Cape Breton University Professors Receive SSHRC Grants

Cape Breton University is home to four award winners as a result of national Social Sciences and Humanities Research Council (SSHRC) competitions. SSHRC supports postsecondary-based research, research training and knowledge mobilization activities in the social sciences and humanities.

Dr. Tanya Brann-Barrett, a professor in the Communication Department, received a Standard Research Grant in the amount of $54,239 over three years for her research project titled The Learning Significance of Place-based and Virtual Communication Networks in How Young People Living in Disadvantaged Regions Experience Civic Engagement. The study examines ways older youth (age 16-28) living in the Cape Breton Regional Municipality learn about, experience and understand civic engagement.

A professor of Folklore, Dr. Ian Brodie received a one-year Standard Research Grant in the amount of $13,596 for his study titled Painting the Trestle: Adolescent Negotiation of Space and Place in Post-Industrial Cape Breton. This project focuses on the history of the painting of the Sydney River Trestle Bridge a form of contesting the urban geography of industrial Cape Breton.

Also receiving a one-year Standard Research Grant is Dr. Heather Sparling, an Ethnomusicology professor, for her project Disaster Songs of Atlantic Canada: Music of Myth, Memory & Mourning. Dr. Sparling, who is collaborating with a research team from Carleton University, has received $24,366 to help conduct her research which examines song traditions relating to disasters, focusing on those of Atlantic Canada. This is the second year that this team has received a SSHRC grant.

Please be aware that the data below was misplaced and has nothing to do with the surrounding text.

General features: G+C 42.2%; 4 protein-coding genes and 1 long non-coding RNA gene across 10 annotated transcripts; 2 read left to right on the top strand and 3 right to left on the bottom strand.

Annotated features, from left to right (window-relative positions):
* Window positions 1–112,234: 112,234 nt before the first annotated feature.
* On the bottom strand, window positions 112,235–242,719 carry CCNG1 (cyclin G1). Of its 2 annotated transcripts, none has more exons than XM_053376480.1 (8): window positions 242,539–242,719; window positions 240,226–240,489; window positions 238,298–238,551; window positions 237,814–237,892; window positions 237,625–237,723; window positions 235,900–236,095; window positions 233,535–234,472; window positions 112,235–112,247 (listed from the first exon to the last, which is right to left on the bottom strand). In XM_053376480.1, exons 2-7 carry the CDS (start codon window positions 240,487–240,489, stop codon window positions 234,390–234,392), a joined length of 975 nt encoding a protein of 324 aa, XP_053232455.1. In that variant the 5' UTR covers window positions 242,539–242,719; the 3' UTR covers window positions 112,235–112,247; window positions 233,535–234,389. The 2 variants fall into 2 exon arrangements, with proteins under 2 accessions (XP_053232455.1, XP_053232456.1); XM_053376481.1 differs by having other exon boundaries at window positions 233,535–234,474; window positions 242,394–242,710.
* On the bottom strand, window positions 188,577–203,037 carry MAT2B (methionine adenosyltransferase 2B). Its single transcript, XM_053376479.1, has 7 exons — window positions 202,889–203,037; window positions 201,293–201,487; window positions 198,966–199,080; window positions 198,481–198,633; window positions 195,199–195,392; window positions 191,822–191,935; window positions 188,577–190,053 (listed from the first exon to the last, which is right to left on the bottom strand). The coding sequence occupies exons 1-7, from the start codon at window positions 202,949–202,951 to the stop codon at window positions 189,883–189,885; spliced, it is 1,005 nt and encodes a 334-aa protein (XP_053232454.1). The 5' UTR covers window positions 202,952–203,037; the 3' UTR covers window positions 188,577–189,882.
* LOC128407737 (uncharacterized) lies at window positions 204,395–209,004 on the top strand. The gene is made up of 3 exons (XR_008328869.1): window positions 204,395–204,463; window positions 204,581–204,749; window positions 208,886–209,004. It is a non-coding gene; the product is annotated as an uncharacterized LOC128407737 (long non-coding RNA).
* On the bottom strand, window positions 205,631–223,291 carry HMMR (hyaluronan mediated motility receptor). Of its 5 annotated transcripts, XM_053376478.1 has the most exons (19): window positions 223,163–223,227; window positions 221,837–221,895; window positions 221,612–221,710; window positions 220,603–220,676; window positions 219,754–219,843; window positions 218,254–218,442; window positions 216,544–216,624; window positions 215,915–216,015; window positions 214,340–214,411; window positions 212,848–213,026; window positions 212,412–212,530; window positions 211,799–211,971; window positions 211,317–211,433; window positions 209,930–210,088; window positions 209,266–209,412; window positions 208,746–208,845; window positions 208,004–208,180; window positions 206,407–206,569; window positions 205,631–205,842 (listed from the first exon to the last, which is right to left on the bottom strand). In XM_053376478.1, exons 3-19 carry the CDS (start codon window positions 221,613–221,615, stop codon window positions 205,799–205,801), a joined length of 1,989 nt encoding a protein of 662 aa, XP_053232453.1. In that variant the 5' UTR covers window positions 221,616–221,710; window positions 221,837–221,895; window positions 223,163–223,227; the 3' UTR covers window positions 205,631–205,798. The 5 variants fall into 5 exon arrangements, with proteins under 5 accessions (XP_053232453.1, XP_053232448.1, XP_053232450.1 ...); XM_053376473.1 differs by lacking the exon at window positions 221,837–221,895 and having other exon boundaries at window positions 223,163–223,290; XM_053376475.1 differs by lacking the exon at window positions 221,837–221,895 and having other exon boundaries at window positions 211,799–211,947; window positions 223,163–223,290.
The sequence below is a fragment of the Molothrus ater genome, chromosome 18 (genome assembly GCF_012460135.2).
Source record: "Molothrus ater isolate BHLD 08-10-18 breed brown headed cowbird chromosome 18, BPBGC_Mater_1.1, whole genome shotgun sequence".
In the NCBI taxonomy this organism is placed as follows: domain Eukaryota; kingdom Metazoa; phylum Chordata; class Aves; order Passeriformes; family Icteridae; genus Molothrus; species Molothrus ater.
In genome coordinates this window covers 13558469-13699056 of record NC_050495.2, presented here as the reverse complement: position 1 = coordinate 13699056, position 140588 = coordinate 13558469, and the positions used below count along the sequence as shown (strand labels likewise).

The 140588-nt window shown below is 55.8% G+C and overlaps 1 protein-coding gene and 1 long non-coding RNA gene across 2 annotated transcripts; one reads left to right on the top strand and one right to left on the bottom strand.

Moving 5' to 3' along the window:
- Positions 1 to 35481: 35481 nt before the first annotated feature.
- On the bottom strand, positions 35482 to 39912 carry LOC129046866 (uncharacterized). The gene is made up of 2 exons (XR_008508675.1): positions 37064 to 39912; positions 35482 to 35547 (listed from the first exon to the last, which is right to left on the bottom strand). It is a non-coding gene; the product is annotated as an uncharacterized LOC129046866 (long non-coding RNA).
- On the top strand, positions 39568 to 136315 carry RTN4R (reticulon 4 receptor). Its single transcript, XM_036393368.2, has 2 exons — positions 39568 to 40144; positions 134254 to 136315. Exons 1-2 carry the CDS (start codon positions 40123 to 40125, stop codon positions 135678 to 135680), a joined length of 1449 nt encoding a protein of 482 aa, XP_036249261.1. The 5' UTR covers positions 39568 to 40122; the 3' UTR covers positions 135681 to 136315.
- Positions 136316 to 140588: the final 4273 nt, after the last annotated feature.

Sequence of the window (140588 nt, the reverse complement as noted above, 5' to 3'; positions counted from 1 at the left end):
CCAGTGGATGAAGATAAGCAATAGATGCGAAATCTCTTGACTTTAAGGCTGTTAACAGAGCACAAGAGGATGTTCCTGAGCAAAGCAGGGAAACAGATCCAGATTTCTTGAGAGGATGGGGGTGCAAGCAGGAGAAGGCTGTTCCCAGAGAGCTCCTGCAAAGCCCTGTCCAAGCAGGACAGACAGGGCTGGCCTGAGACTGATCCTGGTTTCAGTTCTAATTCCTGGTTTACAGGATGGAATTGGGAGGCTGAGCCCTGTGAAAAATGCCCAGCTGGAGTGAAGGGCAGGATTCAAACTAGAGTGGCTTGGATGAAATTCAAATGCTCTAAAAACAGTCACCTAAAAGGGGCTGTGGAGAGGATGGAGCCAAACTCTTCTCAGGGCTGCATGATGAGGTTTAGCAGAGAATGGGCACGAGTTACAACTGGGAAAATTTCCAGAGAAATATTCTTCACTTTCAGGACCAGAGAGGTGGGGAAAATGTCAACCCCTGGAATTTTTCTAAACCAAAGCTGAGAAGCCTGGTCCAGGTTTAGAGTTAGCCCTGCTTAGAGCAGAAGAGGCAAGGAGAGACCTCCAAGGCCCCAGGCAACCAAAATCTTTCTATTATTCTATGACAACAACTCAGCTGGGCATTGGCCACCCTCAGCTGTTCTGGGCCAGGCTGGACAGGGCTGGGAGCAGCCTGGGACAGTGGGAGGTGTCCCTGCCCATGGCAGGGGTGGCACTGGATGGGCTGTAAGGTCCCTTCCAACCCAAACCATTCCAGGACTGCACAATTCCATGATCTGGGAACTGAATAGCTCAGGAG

Dr. Chris McDonald, a lecturer in Ethnomusicology, has been awarded an Insight Development Grant, a two-year grant in the amount of $46,100. Dr. McDonald’s project titled The Development of Accompaniment Styles in Cape Breton Traditional Music examines one aspect of the celebrated Cape Breton fiddling tradition which has developed in very distinctive ways on the island: its accompaniment. The project will explore the history of the piano accompaniment style, provide a musicological analysis of the style and compare Cape Breton's styles to those of other old world and new world accompaniment practices.

Dale Keefe, Dean of Research and Graduate Studies, shared some context for these awards. “Obviously we are aware that we have attracted a high calibre of researchers and professors here at CBU, but to see that recognised by an external agency such as SSHRC, and to have our researchers judged against those across Canada and perform so well, clearly demonstrates that CBU research is something that we all can, and should, take pride in.”

The funds will be used to hire undergraduate student researchers as well as purchase equipment that will assist with the research projects.

For more information on the grant program visit